This last sentence refers to the worst enemy in gamification: The Overjustification Effect.
Simply put, it is what happens when the reward becomes more important to the players than the activities and they will stop doing the activites UNLESS they are rewarded.
Sounds familiar? Every loyalty program in the PLANET is based on the assumption that players will keep wanting the rewards you offer.
Human beings will NEVER be satisfied. This causes an awful loop where you try to fulfill their desiress with something, they don’t get it, feel dissapointed, you promise again they’ll be satisfied, they “play again” until they realise they never knew what they wanted to begin or why they started playing onfirst place, they don’t get it again and keep being dissapointed looking for someone who will fulfill their promise.
Now, How to avoid it… well.. click here.
I am watching the new Netflix series “Dad of Light” which shows a kid whose Dad just got retired and uses Final Fantasy XIV (a MMORPG game) to try and connect with him.
The kid gives his dad a PS4 and a FFXIV game as a gift.
I won’t spoil anything. I’m also only on episode 5, though what I do have to say isa beautiful insight on why #gamification matters.
The series is a reflection of the power of #games in real life. These two characters in the series are completely isolated from each other and the goal is to connect through the game. It reminded me immediately of the project World of Warcraft in the clasroom which inspired me to buid BLUErabbit a couple of years ago.
Now, what hit me the most is how easy the son starts learning new things from his dad by teaching him how to play a game. Though the parent doesn’t know who his son is in the game his wisdom and maturity shows up naturally and can’t be hidden.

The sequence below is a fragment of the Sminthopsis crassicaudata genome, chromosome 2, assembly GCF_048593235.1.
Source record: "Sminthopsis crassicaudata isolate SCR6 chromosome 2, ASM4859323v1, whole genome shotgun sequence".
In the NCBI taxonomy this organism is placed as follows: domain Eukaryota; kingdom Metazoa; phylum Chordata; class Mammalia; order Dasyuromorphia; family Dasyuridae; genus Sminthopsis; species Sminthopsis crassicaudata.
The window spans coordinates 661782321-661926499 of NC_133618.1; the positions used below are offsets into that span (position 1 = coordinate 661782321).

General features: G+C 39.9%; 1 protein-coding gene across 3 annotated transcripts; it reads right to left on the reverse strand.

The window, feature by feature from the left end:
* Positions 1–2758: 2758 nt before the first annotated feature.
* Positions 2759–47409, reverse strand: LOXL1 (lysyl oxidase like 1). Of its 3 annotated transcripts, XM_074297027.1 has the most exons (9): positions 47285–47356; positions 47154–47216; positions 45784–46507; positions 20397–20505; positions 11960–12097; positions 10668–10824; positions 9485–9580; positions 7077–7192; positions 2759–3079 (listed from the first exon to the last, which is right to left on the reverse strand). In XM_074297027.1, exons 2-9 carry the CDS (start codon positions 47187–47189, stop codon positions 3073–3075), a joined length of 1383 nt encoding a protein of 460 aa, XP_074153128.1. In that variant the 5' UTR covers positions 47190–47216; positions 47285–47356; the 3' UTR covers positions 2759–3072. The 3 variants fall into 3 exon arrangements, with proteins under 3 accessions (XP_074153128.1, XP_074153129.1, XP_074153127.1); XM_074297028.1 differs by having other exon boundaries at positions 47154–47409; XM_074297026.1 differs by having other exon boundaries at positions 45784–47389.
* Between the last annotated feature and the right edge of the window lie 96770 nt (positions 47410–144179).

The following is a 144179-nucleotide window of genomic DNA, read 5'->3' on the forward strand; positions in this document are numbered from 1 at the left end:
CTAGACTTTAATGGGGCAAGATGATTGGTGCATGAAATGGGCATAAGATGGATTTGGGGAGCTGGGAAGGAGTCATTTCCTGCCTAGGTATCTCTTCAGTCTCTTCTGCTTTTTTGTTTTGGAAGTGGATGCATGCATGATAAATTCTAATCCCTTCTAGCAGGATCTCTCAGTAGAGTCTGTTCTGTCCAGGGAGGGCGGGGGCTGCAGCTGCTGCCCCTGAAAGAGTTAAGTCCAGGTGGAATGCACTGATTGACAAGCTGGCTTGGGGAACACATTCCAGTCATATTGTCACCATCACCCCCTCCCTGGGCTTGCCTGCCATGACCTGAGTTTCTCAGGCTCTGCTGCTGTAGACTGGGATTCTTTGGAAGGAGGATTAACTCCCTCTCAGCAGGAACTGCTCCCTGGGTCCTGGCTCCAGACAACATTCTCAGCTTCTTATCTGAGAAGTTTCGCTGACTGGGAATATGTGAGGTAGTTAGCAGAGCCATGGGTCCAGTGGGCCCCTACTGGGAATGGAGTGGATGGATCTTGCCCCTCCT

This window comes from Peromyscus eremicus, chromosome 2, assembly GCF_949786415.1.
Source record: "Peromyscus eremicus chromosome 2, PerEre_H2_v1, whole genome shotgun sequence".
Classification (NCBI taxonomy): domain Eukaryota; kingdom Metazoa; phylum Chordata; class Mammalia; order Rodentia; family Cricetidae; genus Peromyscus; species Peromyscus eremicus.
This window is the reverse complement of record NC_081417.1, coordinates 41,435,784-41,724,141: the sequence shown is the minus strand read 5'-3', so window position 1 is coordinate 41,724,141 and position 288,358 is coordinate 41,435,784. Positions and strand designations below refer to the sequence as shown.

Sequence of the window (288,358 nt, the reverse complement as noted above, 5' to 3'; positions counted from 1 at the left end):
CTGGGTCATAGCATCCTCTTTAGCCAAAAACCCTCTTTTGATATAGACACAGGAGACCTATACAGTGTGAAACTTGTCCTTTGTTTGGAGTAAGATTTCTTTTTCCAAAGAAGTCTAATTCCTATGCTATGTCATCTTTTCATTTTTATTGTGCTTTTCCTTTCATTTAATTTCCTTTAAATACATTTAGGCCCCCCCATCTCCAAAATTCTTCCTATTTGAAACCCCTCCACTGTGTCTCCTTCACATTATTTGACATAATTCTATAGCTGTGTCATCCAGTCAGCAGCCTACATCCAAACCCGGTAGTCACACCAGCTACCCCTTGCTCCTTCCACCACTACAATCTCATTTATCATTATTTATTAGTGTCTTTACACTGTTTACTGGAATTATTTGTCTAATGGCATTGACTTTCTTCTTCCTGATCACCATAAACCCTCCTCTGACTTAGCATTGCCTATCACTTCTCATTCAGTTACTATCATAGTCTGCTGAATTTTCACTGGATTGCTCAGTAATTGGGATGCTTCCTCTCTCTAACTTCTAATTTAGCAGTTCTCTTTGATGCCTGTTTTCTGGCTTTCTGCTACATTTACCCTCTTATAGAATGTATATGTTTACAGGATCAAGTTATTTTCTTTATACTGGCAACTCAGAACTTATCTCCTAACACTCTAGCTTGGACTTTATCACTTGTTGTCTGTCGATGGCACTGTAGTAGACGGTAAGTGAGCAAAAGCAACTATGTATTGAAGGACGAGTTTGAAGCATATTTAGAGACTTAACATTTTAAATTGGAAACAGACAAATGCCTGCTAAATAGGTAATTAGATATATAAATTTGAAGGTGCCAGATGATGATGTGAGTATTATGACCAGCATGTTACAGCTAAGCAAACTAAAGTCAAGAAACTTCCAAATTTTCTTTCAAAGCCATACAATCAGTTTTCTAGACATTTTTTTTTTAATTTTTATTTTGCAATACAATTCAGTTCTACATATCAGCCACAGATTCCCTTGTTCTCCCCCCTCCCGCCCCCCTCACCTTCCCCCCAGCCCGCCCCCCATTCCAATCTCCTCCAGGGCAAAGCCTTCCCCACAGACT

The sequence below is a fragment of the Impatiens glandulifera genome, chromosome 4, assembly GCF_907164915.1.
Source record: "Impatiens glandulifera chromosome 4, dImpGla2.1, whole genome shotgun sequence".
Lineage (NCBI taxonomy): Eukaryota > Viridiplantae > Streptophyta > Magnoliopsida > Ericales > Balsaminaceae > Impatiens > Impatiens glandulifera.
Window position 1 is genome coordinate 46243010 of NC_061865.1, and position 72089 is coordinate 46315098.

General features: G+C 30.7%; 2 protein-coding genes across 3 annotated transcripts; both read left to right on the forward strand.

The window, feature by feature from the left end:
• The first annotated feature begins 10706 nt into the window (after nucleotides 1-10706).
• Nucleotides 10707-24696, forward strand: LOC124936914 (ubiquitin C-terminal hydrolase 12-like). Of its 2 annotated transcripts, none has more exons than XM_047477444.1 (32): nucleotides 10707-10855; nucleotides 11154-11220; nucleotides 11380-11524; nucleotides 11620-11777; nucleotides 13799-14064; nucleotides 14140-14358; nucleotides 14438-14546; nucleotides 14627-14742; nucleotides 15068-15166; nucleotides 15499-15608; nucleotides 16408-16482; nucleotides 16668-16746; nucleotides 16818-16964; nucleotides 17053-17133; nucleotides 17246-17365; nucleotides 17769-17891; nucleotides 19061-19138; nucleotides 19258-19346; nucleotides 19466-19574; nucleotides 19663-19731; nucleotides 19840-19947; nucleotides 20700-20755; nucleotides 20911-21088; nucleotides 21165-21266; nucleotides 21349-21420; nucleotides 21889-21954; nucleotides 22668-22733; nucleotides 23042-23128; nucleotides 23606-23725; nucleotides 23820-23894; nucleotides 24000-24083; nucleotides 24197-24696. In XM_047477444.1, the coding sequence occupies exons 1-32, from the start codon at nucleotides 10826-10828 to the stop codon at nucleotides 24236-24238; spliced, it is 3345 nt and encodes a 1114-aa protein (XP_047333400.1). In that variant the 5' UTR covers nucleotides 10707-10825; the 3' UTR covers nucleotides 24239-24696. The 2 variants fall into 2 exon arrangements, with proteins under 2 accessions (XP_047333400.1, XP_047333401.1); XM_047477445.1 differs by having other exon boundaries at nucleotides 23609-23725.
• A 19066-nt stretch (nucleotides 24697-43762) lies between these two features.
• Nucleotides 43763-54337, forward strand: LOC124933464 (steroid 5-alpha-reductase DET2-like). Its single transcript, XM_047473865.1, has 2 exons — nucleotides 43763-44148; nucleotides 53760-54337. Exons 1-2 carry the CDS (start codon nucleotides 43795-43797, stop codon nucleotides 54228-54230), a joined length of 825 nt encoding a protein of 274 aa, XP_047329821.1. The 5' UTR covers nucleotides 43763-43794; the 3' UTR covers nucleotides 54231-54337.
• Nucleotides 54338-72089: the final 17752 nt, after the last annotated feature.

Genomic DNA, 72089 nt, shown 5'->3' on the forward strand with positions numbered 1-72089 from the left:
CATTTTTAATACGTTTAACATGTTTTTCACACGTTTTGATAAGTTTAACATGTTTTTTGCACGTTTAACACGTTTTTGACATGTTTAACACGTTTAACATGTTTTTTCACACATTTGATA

My dad (Dr. Jorge Letayf) has worked in professional training for over 40 years and a long time ago he taught me that people can’t hide their tru nature when playing, that’s why I use games in my courses, to show everyone who everybody is truly like and stop being surprised when such behavior shows in the workplace.
The connection both characters in Dad of Light show reminded me of why I’m doing this.
#Gamification matters because it gives purpose to people, it reveals our true nature and it help us become stronger by overcoming challenges in a more dynamic way. Life CAN be as good as a game. Life can have moments of fear and glory and heroism and no need for it to be a full time drama. It all needs is a good system and a clear objective.
We must continue this endeavor and connect with as much people as possible.
#Gamification is much more than just PBL’s or Great mechanics combined in harmony. #Gamification is the way to change everything into a clear definitive plan that will help players overcome everything.
#Gamification is the way.
Well, we just found this:
Our logo shows up when people look for BLUErabbit in google images. It wasn’t there a couple of days ago! 😀
Thanks for using BLUErabbit! Let’s keep putting #gamification in every classroom!